Friday, April 30, 2010

P.S.A. for our friends at Saddlebred Rescue

Saddlebred Rescue is very motivated to move some horses. Each week they are having to turn away more horses who are being shipped to slaughter because they are out of room. They have pledges to help with adoption fees and from what I understand, no reasonable offer will be refused.

Here is their page of available rescues: Available Everything from show ring candidates, to proven lesson horses to personal trail horses... Each horse has been evaluated and is receiving training by SBR's resident trainer.

In addition Hogan the horse with the huge heart is available as a pasture ornament for a $0 fee. The Amish called and wanted him to be picked up by SBR because they did not want him to go to slaughter. He was pulling a buggy 60 miles a day. Hogan's wind is broken, and he is not a very enjoyable ride (he's very game, and I guess he would have to be to go 60 miles a day). He needs to be a lawn mower. If a home cannot be found, he will be humanely destroyed in two weeks. This fella deserves a good retirement home. He has done his best and paid his dues.
Please spread the word. If anyone is interested in adopting and lightening their load so they will have room to help new horses in need, please call Pat Johnson at 908-304-3560

Thursday, April 29, 2010

The Blustery Day

Spring has been winding on with beautiful sunny days, and quite a bit of breeziness. Today was blustery, and I was feeling very fresh, so to avoid getting me all sweaty and deal with the grooming issues, we opted for a quick jaunt around the fields (short version) and we took the camera along so you could see what we see. Ready?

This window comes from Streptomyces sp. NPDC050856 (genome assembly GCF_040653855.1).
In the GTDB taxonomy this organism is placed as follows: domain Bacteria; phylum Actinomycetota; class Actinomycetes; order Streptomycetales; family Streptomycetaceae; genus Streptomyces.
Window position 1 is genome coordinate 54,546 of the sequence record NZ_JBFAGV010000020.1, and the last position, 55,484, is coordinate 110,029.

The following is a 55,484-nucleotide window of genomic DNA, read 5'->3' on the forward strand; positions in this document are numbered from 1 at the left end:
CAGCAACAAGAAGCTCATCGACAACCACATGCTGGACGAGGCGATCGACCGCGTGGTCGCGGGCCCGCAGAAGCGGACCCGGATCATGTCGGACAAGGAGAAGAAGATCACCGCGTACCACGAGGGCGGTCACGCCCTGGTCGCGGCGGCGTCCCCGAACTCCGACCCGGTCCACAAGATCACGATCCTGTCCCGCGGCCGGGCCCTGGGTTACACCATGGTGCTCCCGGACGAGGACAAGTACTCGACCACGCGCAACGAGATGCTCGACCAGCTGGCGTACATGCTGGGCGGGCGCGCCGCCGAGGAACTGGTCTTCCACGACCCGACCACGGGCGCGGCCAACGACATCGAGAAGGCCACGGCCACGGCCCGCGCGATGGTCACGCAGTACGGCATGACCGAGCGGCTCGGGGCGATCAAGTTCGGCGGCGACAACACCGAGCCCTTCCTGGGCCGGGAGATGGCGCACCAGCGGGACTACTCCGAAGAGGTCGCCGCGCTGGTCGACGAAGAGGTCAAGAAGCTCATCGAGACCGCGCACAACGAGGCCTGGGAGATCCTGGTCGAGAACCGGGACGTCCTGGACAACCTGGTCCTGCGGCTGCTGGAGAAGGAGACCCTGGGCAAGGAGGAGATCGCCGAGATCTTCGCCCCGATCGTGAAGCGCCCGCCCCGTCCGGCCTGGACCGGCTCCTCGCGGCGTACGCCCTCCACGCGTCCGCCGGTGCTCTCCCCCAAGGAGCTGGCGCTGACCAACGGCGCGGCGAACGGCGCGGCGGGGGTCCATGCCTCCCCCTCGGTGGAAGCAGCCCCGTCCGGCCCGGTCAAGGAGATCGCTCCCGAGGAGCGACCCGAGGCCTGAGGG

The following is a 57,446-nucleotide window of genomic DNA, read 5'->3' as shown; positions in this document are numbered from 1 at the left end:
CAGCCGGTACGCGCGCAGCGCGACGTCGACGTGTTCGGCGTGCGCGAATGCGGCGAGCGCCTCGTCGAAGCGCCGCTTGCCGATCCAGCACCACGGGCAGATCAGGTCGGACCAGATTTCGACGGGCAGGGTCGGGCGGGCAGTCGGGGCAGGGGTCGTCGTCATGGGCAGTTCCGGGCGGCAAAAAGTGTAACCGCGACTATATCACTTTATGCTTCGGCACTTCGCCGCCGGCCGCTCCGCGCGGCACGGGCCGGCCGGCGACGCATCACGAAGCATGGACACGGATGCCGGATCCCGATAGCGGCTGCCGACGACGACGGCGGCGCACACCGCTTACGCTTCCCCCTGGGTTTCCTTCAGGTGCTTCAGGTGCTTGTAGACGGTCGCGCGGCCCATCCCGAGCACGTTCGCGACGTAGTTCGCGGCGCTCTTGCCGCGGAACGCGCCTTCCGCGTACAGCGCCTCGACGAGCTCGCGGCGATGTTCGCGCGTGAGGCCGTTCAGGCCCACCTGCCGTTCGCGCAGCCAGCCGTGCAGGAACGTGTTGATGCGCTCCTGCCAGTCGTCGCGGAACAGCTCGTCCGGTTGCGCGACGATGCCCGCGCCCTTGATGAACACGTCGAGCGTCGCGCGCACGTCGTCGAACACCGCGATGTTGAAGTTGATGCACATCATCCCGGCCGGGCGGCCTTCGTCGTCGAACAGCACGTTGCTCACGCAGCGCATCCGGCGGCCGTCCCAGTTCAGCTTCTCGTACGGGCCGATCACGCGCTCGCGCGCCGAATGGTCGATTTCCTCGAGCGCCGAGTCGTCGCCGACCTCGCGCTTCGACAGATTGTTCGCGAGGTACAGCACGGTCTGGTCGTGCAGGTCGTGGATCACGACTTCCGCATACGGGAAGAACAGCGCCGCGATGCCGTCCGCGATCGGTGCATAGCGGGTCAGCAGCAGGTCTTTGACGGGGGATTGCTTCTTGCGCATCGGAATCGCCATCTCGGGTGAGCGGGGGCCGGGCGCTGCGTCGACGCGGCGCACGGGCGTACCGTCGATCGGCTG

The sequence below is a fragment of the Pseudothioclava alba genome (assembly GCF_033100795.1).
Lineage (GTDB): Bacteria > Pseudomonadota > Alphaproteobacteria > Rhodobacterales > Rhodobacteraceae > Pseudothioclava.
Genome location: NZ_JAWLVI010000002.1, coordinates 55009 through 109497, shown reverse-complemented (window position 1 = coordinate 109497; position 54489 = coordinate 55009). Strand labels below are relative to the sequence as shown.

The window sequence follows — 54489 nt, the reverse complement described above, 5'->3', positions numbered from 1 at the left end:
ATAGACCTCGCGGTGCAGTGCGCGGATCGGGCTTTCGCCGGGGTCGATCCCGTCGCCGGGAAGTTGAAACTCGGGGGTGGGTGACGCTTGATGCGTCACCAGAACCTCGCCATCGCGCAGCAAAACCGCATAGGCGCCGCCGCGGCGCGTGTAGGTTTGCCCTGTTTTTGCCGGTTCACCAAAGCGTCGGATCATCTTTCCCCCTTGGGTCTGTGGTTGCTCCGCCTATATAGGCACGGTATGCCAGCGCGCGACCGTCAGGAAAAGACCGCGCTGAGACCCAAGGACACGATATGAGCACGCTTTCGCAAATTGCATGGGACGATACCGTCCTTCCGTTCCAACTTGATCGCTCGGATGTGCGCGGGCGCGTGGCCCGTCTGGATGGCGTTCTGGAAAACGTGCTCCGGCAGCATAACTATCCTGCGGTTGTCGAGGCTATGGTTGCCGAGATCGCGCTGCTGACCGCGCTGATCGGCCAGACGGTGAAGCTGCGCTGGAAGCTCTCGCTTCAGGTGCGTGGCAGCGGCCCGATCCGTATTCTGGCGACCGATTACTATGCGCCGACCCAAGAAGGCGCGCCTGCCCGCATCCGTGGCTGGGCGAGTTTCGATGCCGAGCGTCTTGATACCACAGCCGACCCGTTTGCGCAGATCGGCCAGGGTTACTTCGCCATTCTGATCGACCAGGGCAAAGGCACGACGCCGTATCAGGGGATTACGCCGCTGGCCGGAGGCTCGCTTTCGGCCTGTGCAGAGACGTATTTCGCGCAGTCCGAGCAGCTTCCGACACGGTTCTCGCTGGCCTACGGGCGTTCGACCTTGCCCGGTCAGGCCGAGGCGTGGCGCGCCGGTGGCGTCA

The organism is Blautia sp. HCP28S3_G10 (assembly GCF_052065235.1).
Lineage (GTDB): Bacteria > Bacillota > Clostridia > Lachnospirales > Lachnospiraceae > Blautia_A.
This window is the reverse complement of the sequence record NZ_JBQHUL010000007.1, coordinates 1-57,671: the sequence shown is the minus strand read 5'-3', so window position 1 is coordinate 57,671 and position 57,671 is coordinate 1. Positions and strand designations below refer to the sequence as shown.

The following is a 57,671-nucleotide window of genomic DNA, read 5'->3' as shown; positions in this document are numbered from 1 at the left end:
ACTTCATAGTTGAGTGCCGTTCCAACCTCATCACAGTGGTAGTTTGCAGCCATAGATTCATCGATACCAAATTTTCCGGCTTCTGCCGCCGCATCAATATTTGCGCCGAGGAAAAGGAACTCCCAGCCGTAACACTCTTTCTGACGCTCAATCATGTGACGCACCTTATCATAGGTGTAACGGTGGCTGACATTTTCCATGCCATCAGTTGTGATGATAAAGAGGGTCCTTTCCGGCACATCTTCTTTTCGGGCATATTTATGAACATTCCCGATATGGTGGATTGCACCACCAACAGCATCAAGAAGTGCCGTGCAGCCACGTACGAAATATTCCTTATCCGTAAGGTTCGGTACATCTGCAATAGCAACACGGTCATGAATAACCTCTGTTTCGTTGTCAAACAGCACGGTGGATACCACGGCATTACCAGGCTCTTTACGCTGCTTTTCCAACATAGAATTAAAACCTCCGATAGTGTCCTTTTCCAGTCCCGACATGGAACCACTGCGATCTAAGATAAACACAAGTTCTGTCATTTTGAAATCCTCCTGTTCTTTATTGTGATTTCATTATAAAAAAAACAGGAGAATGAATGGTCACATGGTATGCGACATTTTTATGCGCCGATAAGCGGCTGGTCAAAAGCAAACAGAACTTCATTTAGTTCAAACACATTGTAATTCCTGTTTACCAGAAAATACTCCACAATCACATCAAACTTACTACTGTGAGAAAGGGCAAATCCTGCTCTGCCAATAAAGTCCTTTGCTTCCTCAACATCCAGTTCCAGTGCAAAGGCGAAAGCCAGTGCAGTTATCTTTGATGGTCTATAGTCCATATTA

This is my first view south across the valley towards Pennsylvania (furthest set of hills). We are on the border between Mom's cornfield (to the left) and the family farm hay fields (to the right). Up ahead is the cow pasture.

And I think I see my cows. They hang out here in the corner where there is about 20 feet of old fencing between the cowlane gate and the corner. I think they are scoping it out and deciding whether or not to make a break for it.

Hello Cows. (this is as close as I like to get just in case they do make a break for it. I don't want to be involved.)

To the right (and west) is the family farm. That where we see all the Amish. They have been working on the barns for more than a year now. The barns belong to Mom, and Uncle Dad. That's where we keep all the extra horse hay, and where I am told, the cow operation will be located when it gets bigger. Just beyond the barns (look just to the right of them through the trees) is my field where I like to gallop. That field belongs to Brita.

And so do these trees and the pasture beyond. You can see the road. It divides the family hay fields from Brita's land. That road is nice to trot up and down because it is fairly flat and doesn't have too much traffic. Brita makes me work on that road. But sometimes I get to gallop there.

So we've gone down by the barns, trotted along that road, rounded the corner of the fields to the right and are headed back to the top of the hill where we began. We like to make a big loop of these hay fields. On blustery days when you can't hear traffic coming, they are the safest place to be. We are lucky to have plenty of wide open spaces so we can see traffic coming a long ways away, and if some scary farm machinery or something heads in our direction, we can get off the road into the field. Traffic doesn't bother me much, but when goes past at 45 miles per hour only a few feet away, I get a bit anxious. If there is so little as a ditch and some field between the speeding car and my precious cargo, I ignore it completely. At this house, there are lots of sites to see. The lady who lives there is usually working outside, and I like to stop and watch her. Today she was planting something in her vegetable garden. Hi Lady.

And then we finish up with a stroll through the woods across the road. This is a good spot for cooling off. In the summer it is cool and shady. Right now the leaves are just starting to open.

Well, it was nice having you come with us. See you soon.

Tuesday, April 20, 2010

Making Waffles